Growth is the law that prevails in the spiritual life. It is not a "one size fits all" program, since we all commence the process from different starting points, we keep at it for varying lengths of time, and we have differing arrival places, depending on God’s designs for us and our cooperation with Him.
Our scriptures today present one scenario of what this looks like. It features the beginning of the book of Sirach within the wisdom tradition that was honored in ancient Israel. It clearly focuses on the prominence of wisdom in God’s designs for those for whom wisdom is a calling-which presumably is most of us. Sirach is laudatory of wisdom, situating it at the very beginning of creation, giving it an overarching role in the creation process, almost identifying it with God Himself. This is an encomium to wisdom that suggests it as a requisite in the lives of us all. And we gratefully note that God bestows it upon us all.
So far, so good. But we know from our track record that there’s something amiss in our appropriation of wisdom. If we possessed our fair share of it, we certainly must wonder why it is not more in evidence in the way we lead our lives. Thankfully we have today’s gospel of Mark in which to frame an instructive picture of wisdom in operation. As frames are prone to do, this frame sets limits to the attractive picture of wisdom that Sirach provides.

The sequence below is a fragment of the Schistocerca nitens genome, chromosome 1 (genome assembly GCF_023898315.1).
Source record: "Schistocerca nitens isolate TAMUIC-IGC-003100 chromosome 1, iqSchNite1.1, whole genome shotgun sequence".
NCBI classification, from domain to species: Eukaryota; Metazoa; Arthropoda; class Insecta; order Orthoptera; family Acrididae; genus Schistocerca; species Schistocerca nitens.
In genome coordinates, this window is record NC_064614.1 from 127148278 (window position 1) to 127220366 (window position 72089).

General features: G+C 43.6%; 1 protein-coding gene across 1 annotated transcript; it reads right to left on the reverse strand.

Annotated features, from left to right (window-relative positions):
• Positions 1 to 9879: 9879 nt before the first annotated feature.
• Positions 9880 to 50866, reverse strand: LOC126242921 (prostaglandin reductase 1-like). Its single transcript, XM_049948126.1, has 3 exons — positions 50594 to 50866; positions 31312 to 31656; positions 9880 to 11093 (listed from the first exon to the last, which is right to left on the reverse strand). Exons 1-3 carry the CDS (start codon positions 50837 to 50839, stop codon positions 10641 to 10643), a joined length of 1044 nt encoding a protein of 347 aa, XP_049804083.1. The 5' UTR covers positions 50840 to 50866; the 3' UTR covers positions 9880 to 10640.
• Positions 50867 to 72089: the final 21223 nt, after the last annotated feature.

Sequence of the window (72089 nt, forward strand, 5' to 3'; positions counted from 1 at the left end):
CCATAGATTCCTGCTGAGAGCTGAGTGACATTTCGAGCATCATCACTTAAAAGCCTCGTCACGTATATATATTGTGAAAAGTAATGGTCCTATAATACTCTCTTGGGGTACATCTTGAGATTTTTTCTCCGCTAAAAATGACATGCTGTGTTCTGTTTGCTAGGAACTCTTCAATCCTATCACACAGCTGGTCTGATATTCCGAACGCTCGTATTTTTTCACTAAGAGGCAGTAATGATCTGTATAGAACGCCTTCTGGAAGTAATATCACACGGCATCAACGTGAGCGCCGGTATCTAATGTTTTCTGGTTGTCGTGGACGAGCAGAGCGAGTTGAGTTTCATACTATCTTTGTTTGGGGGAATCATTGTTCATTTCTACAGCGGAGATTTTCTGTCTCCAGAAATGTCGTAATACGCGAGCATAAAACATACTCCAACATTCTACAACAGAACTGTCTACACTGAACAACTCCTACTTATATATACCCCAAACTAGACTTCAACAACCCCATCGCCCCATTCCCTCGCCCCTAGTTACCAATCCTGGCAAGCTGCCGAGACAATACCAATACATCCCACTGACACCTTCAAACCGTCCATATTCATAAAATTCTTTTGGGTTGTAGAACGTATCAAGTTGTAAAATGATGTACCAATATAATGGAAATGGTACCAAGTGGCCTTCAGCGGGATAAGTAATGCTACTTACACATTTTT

In the first place, Mark presents some of Jesus’ disciples in a quandary before a significant problem confronting them, the plight of a young lad possessed by the devil and grievously tormented by him. This situation has driven the boy’s father to desperation, and he has approached the disciples, seeking their help for the boy, to no avail. The disciples don’t know what to do. They don’t display the kind of wisdom that Sirach speaks of in the earlier reading. And even the father, at wits end, evidences a faltering conviction that Jesus can do something about the situation, when he exclaims: "If you can do anything…" Jesus seems nettled by this remark of the father, mimicking in reply: "’If you can!’" So the father too labors under a less than desirable portion of wisdom, until challenged by Jesus: "Everything is possible to one who has faith." And that triggered in the father the requisite wisdom required: "I do believe, help my unbelief!" And Jesus casts out the demon.
So we see wisdom in the process of being achieved, in this account. Not all at once, but bit by bit. And later on the disciples got the formula from Jesus on how to gain its fullness: prayer (and fasting).
We celebrate today the memorial of St. Peter Damian who, as a Doctor (a learned one) of the church, excelled in acquiring, and using, the kind of wisdom that Sirach proposes to us today. St. Peter Damian was an 11th century professor, prior and bishop who wisely used his gifts for the good of the church of his day. His accomplishments offer another frame featuring wisdom at work, giving us hope that we too, each in our own frame of reference, can display the wisdom Sirach proposes today.
Fr. Sebastian MacDonald, C.P. is a member of the Passionist formation community at Catholic Theological Union, Chicago.